Algeria seeks legitimacy

Election: A chance to end dictatorship and seven years of murder and anarchy.

April 13, 1999

THE VOTE for president Thursday gives Algeria a chance to end the dreadful murder and strife that have gripped it since the last election was annulled in 1992. The terrorists of the Armed Islamic Group (GIA) have not agreed to it, but the outlawed Islamic Salvation Front (FIS) has. A credible result could create a legitimacy terrorists could not overthrow.

President Liamine Zeroual, a general picked by generals, is stepping out 18 months before the end of his term to make the election possible. There are seven announced candidates, and some real campaigning has taken place.

Also, real politicking. Four parties decided to back Abdelaziz Bouteflika, who came out of exile to run and is favored by the military. He is the former long-serving foreign minister of the National Liberation Front regime, which governed Algeria after its revolution as a secularist, militarist, socialist and culturally French ruling elite. He is a figure from the past, perhaps not so reassuring to foreign observers, but the favorite to win according to such opinion polls as there have been.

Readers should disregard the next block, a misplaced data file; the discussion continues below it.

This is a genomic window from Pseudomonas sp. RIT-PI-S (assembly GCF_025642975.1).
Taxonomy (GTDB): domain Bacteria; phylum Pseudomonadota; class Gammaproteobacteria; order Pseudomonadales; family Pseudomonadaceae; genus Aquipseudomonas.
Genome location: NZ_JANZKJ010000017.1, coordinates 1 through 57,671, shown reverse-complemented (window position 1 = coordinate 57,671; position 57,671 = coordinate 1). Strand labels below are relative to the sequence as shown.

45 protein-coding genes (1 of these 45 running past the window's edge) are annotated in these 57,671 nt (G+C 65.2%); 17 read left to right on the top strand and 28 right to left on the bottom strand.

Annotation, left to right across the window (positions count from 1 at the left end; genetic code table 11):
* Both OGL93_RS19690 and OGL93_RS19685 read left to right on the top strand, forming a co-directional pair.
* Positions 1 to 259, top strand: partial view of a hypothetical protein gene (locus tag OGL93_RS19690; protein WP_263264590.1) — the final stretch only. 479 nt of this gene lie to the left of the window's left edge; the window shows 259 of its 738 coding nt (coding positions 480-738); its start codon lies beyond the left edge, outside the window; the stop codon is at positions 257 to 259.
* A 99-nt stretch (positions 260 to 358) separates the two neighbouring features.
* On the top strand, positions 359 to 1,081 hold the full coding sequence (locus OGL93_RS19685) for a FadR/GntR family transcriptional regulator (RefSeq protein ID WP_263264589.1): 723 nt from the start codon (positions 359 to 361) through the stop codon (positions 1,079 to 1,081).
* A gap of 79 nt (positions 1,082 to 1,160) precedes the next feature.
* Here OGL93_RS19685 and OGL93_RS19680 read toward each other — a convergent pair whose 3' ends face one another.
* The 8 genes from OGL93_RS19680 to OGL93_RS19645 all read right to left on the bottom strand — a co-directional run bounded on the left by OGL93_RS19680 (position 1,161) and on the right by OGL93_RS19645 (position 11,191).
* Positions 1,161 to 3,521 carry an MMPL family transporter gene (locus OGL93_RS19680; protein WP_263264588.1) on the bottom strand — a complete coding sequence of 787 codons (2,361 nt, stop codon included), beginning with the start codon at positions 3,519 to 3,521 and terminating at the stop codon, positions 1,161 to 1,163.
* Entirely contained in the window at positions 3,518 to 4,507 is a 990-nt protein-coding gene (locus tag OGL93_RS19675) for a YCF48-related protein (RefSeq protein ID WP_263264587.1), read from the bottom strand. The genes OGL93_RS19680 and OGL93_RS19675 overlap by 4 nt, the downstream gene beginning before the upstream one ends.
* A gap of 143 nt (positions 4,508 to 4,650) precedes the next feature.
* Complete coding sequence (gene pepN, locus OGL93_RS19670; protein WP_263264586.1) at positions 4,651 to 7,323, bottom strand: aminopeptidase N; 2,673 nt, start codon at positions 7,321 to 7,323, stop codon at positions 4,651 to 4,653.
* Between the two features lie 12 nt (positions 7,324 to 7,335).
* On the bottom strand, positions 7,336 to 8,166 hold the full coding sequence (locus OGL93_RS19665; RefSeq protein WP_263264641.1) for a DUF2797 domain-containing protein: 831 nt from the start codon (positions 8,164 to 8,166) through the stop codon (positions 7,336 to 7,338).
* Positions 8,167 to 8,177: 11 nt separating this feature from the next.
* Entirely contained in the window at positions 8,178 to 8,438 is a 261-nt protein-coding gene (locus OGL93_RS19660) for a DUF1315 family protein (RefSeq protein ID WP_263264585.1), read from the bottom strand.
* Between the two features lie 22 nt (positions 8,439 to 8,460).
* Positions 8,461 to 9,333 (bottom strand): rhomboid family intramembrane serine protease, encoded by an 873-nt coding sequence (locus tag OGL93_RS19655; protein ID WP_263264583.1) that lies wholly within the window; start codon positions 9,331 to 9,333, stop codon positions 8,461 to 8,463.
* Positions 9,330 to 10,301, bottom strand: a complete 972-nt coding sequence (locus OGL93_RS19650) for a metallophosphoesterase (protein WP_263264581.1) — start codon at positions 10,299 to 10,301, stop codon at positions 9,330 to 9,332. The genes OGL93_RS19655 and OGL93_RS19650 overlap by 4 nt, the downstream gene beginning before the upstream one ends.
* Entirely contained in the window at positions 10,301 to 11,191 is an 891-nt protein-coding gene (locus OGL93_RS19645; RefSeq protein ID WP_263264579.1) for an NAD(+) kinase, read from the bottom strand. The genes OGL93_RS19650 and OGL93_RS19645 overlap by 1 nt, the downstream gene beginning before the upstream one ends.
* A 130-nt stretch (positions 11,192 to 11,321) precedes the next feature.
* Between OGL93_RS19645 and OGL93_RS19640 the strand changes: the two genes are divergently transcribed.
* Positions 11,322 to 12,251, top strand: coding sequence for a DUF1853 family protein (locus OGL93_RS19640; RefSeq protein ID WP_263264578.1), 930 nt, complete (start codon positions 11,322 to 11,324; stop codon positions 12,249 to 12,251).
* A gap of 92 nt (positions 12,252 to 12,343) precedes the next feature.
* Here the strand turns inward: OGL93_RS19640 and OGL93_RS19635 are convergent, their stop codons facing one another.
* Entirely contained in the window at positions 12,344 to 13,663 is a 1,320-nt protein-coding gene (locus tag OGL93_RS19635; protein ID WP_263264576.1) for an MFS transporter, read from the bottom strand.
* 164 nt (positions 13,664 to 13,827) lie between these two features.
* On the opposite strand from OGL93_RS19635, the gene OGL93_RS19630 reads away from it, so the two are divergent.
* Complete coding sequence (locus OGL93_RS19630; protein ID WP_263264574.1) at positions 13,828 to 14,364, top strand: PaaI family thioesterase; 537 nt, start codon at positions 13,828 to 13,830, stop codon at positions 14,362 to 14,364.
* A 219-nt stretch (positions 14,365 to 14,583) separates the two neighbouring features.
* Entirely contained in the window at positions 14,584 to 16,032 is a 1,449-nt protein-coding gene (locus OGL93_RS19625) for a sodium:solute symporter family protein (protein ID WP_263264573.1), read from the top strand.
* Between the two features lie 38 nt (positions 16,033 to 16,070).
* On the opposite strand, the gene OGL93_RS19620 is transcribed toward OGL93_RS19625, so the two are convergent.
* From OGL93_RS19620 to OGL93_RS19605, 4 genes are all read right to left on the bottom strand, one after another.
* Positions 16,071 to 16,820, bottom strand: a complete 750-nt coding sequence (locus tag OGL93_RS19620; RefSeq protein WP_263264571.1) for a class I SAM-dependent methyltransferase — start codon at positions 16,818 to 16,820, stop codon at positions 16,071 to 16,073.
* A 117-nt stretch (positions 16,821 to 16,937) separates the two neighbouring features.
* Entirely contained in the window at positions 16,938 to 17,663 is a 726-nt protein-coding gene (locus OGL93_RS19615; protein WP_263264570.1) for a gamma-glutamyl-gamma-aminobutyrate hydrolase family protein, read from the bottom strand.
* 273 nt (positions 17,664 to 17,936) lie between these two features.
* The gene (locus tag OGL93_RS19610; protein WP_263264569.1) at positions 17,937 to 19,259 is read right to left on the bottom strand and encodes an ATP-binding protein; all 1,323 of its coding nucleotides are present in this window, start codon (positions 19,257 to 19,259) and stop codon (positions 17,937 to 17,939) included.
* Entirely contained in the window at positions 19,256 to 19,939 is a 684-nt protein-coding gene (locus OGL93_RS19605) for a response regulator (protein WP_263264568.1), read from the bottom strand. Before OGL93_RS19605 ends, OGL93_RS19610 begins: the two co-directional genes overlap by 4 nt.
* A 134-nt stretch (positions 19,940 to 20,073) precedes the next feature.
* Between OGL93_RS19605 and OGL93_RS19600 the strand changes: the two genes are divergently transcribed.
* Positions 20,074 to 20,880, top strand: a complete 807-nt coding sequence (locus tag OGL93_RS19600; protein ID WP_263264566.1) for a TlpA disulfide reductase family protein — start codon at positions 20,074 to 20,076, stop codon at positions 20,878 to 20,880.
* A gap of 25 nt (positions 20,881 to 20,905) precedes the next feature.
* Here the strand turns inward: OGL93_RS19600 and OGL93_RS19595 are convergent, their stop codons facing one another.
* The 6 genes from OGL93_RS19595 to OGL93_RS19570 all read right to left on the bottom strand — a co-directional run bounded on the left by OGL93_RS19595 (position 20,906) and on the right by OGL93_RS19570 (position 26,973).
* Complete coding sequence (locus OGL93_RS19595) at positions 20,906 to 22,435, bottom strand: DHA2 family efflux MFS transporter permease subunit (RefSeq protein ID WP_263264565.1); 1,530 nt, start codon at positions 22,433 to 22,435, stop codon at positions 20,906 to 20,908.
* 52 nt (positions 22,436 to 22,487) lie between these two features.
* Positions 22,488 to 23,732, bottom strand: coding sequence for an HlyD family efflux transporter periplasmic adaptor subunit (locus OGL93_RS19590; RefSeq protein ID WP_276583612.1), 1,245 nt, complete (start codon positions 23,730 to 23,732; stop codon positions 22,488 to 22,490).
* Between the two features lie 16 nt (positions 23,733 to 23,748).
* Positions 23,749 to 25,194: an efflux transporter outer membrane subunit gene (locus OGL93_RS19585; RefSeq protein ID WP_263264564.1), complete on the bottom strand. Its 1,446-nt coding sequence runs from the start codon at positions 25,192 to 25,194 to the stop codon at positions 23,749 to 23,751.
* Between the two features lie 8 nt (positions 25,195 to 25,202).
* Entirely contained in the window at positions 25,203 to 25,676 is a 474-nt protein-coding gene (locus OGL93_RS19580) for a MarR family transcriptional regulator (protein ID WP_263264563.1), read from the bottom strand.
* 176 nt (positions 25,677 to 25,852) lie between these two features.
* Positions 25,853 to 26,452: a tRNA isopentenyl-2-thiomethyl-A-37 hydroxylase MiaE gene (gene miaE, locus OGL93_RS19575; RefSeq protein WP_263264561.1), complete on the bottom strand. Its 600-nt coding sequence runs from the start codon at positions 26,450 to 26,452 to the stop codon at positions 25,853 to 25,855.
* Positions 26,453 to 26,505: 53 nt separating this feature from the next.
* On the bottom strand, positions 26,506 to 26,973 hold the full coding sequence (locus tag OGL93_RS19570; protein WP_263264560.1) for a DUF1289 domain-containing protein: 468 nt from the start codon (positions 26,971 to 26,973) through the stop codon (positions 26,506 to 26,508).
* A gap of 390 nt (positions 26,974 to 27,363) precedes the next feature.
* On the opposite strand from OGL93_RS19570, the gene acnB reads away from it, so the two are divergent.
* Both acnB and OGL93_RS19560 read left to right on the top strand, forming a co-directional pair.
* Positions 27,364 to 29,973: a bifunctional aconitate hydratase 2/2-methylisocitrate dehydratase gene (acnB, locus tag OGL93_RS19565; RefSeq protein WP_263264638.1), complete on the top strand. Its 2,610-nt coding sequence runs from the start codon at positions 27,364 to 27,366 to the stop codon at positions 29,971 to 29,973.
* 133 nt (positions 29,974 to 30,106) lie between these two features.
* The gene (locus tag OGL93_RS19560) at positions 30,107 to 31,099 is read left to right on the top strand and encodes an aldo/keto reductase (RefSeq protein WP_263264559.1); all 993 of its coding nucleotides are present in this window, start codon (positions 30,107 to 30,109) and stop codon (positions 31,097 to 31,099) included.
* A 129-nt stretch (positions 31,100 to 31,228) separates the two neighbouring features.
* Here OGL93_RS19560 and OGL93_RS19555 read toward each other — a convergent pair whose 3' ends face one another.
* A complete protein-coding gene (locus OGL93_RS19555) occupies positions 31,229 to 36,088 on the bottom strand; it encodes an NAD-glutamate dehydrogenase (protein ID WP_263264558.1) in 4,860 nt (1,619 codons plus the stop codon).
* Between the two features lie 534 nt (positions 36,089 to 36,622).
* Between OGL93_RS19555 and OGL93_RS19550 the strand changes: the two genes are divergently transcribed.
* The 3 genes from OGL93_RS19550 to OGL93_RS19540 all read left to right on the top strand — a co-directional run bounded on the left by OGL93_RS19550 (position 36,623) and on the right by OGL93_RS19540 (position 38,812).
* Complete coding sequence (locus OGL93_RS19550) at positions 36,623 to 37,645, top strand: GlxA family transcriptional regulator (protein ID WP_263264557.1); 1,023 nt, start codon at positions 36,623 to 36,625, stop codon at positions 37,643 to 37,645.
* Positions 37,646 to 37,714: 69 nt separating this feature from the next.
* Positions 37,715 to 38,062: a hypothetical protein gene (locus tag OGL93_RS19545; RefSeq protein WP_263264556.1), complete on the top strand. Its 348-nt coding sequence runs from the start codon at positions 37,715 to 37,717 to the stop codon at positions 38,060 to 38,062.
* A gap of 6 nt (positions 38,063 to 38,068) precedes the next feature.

The exciting development was the action of FIS, putative winner seven years ago, in telling people to vote, and for whom to vote. It favors the most Islamic candidate, Taleb Ibrahimi. The outlawing of the FIS provoked the murderous onslaught by the more extremist GIA, which has targeted journalists, ethnic Berbers, pop singers and ordinary villagers. What the FIS can produce now, if not a winner, is legitimacy.

Peace and democracy are not assured. But this is the most hopeful possibility Algeria has had in seven years.

Pub Date: 4/14/99

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